Friday, September 13, 2013


Tesla Motors is local to the Seattle area. As a result I suspect it's a bit more common to see them running around here than it may other places (my company's CIO drives one). Hell, you can buy them at the mall at the Tesla's near equivalent of the Apple store here in washington. The magazine reviews have been surprisingly exceptional. They are also relatively striking looking cars, my 8 year old car snob of a son made me cross the street the other day so he could better scrutinize one. By the way, this is the same kid that shouts "You suck!" at every Prius he sees so it's probably not the novelty of being electric that appeals to him. The 0-60 might though. If I hit the lottery tomorrow a Tesla won't be the first car I run out to buy but I "get" why people like them.

So given all that I was pretty shocked to see a headline stating car dealership lobbyists had successfully prohibited the sale of Tesla cars in Texas:

Tesla doesn’t use car dealerships.  They sell directly to the consumer. No haggling, no upselling, no commission for employees, and uniform prices at every store.  You just point to the car, say “I want that,” and you buy it. It makes a lot of sense for Tesla.  Customers don’t like car dealers, and car dealers don’t like electric cars, so why would you try to sell an electric car to a customer through a car dealership?  It is capitalism – a producer of a good is responding to the incentives of the market.
But the car dealerships feared, perhaps correctly, that if Tesla Motors could sell cars directly to consumers, there would be no way to stop other car companies from selling directly to consumers.  And they got their way because they bought the laws they wanted, laws which prop up their outdated business model at the expense of Texas consumers and innovative entrepreneurs.
So because Tesla doesn’t go through a completely unnecessary middleman who turns the pleasant experience of buying a car into something resembling haggling for a donkey in Marrakesh, they can’t sell their cars in Texas.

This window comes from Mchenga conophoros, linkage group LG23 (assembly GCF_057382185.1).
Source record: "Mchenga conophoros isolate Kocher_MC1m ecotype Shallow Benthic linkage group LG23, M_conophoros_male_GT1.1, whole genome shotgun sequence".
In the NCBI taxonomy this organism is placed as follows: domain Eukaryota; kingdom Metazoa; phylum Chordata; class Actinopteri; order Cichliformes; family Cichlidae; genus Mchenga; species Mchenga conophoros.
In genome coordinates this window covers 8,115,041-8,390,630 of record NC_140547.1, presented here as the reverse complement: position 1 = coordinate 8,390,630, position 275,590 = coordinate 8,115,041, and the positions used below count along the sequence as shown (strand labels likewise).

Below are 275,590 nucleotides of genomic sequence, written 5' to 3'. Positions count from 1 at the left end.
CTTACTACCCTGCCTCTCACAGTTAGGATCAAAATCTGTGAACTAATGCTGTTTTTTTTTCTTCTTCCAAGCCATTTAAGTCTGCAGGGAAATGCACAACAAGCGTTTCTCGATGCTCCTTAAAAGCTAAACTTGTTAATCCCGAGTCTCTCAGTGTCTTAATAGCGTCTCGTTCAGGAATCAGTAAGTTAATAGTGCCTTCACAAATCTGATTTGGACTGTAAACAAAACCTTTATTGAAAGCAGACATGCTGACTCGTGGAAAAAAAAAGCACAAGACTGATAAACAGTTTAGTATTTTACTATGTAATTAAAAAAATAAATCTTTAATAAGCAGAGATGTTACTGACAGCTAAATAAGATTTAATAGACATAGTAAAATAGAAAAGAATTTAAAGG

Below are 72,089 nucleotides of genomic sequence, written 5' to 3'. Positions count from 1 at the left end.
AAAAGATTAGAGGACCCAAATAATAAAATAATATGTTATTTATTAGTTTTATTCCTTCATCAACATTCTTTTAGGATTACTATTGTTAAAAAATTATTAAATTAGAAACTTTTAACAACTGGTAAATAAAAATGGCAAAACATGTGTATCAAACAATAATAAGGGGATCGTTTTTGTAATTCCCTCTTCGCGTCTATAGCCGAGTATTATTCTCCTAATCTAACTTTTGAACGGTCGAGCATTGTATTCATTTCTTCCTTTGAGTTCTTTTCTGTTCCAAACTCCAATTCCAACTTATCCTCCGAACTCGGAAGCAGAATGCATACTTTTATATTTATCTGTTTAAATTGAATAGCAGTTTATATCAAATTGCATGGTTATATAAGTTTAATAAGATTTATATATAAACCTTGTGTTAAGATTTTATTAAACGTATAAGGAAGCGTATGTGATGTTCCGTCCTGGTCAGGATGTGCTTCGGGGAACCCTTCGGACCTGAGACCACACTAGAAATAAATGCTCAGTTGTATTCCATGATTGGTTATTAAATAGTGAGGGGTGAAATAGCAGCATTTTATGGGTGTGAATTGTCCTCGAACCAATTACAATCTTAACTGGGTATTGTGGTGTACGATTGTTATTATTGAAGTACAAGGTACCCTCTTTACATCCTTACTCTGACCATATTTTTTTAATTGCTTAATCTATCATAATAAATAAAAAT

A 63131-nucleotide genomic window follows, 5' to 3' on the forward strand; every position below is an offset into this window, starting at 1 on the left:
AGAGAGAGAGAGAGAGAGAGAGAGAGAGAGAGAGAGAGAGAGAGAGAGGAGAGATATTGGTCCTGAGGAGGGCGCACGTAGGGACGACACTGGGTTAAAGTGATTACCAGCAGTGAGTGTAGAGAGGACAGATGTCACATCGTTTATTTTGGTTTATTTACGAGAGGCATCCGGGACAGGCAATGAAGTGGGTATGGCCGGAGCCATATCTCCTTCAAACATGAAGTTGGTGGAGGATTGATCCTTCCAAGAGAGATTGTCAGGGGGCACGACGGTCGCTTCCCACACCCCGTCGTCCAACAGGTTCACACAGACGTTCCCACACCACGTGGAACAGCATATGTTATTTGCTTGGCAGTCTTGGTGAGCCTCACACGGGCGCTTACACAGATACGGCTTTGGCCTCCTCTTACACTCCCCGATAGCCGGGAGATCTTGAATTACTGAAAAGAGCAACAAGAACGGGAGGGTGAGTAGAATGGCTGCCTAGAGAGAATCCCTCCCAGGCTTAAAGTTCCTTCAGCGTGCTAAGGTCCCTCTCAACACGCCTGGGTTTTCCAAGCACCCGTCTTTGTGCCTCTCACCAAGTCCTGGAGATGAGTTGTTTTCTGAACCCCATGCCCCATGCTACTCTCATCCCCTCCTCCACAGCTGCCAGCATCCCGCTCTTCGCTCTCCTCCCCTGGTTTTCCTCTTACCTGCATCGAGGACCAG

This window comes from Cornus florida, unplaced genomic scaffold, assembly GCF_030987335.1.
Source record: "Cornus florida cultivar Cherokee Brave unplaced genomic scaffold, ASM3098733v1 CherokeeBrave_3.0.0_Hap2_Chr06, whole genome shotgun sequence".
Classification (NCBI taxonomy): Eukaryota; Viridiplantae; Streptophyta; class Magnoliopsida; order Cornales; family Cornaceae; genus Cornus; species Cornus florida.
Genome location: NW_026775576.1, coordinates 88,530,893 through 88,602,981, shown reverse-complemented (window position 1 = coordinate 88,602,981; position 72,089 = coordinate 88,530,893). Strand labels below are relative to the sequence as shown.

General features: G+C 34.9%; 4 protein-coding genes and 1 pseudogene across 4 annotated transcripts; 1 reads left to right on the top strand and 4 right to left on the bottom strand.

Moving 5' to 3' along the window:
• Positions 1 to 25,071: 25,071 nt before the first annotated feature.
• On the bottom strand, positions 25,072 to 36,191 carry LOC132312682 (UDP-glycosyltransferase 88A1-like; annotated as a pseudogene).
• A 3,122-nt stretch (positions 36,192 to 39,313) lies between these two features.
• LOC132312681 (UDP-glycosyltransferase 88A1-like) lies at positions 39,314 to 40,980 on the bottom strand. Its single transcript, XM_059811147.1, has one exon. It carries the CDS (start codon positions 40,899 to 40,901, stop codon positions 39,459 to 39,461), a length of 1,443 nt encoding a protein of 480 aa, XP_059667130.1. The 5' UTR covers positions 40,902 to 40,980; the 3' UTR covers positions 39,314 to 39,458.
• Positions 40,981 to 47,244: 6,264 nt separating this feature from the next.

This begs the question: Isn’t this the exact opposite of what Republicans say they’re going to do when they talk about “preserving free markets” and “ending burdensome regulations”? 

With a Republican-controlled legislature, a Republican executive, and many conservatives in our judiciary, why the hell don't we have free markets in Texas? Isn't it the very core of economic-conservative theory that the invisible hand of the free market determines who gets what resources? Doesn't the free market have the ability to direct resources to where they can most efficiently be used? 

 From the intended gearhead perspective of this particular blog post I'm perfectly willing sidestep the political argument all together for now.

I realize it's not really an apples-to-apples comparison but I couldn't help but think of how Tucker Car Corporation was absolutely flattened by the Big Three automakers. Pretty lame.

Years ago, just prior to the explosion mp3 downloads record companies had a great opportunity to see that their business model was dying and embrace a new one. Instead they just tried to mobster bully everyone involved. When was the last time you bought CD in a store? Things could played out quite differently.

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